I consider myself a true Seattle native, but I was born in South Vietnam. At the time, my parents were living in a thriving Chinese community in Saigon (now Ho Chi Minh City). We were fortunate enough to leave in 1975, just before “The Fall.” After a brief stint in California, we moved to Bellevue, Washington, just east, across Lake Washington from Seattle. I have lived “on the Eastside” ever since. I went to the high school just down the street from Tecplot’s current office, and then attended the University of Washington in Seattle. As a kid, I had a great interest in rocketry and remote-controlled airplanes, but I also enjoyed sports – playing youth soccer and Little League baseball and tennis in high school.
At the University of Washington (Go Dawgs!), I studied chemical engineering and worked part-time as a lab assistant at the Polymeric Composites Laboratory.
My first job out of college was working at the Hanford Site in Eastern Washington as a Process Engineer for Battelle at Pacific Northwest National Laboratory (PNNL). After two years of working a desk job, I knew I needed something more dynamic. I began taking classes at the Washington State University campus in the Tri-Cities to begin my masters in Chemical Engineering. The degree required some business classes and I found myself increasingly intrigued by them.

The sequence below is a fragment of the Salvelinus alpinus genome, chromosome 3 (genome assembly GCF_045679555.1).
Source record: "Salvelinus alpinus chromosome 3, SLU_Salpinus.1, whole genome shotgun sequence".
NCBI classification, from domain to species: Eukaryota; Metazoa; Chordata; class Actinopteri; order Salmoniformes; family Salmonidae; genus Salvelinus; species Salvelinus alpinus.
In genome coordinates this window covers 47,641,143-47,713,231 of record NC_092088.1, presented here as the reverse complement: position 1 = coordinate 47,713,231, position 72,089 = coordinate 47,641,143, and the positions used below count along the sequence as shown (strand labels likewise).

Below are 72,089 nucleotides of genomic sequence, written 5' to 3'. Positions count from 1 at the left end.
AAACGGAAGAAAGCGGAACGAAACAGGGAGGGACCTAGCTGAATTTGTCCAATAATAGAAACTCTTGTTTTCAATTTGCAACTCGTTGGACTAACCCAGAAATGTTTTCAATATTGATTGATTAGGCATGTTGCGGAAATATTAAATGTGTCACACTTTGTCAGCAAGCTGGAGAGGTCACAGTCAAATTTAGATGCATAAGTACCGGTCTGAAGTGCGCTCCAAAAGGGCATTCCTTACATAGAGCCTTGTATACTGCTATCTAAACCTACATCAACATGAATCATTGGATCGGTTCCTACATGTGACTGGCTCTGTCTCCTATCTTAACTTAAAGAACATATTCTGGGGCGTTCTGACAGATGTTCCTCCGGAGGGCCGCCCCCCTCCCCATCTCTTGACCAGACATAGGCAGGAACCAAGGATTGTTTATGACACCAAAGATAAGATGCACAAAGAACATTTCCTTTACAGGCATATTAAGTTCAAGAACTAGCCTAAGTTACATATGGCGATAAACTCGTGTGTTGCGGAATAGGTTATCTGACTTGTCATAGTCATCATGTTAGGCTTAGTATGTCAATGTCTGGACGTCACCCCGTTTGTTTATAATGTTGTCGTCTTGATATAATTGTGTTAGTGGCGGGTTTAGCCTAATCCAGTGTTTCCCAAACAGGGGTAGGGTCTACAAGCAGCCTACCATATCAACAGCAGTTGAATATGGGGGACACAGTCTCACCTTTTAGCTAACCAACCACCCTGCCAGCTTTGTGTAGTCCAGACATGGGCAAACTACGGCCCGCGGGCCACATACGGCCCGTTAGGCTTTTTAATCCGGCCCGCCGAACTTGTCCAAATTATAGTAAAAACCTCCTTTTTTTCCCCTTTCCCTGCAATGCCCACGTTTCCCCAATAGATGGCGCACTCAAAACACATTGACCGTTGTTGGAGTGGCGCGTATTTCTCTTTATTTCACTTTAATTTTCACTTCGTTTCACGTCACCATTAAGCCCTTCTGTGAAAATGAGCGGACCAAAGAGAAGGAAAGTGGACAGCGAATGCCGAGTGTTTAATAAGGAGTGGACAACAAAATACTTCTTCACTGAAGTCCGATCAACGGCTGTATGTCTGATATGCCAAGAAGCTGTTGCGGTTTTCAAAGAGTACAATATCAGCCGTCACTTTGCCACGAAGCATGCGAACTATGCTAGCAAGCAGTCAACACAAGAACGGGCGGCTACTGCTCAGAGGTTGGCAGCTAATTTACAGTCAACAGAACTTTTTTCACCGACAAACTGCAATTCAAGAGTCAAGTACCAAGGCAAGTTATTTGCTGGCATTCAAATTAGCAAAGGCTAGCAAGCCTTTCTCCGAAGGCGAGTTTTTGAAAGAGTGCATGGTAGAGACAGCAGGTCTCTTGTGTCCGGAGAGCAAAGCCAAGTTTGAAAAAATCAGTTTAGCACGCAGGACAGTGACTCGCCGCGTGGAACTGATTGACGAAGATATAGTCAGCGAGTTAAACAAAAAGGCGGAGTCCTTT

There was not a lot for a young man to do in the Tri-Cities area, so I looked around for something back on the “wet” side of the mountains – namely the Seattle area. Amtec Engineering, Inc. (now Tecplot, Inc.) was looking for a business development engineer, and I was thrilled to get the job. After a few years, I enrolled in the MBA program at Seattle University’s Albers School of Business. Not long after I completed my MBA, I left Tecplot for a job as a business management consultant to broaden my horizons. In 2002, I returned to Tecplot, where I have been ever since.
My roles at Tecplot have changed over the years, from business development, to product manager and even manager of software development! Having an engineering background has helped me in innumerable ways – from relating to our customers, having a better understanding of CFD, and being able to assemble IKEA furniture (just kidding).
In 2016, our beloved co-founders, Mike Peery and Don Roberts, retired. We were acquired by Vela Software, a Toronto-based global provider of software solutions to a number of vertical markets. Now, as President of the company, I see it’s been an amazing journey, and a journey that is accelerating!
I am extremely results-oriented and am driven by goals for myself and for Tecplot. I have a passion for technologies that help engineers make better decisions and improve speed to market. My team at Tecplot is outstanding and have copious years of experience under their belt in CFD and software development. Overall, I am proud to be the “skipper” of this company and I enjoy coming in and leading the pack each and every day.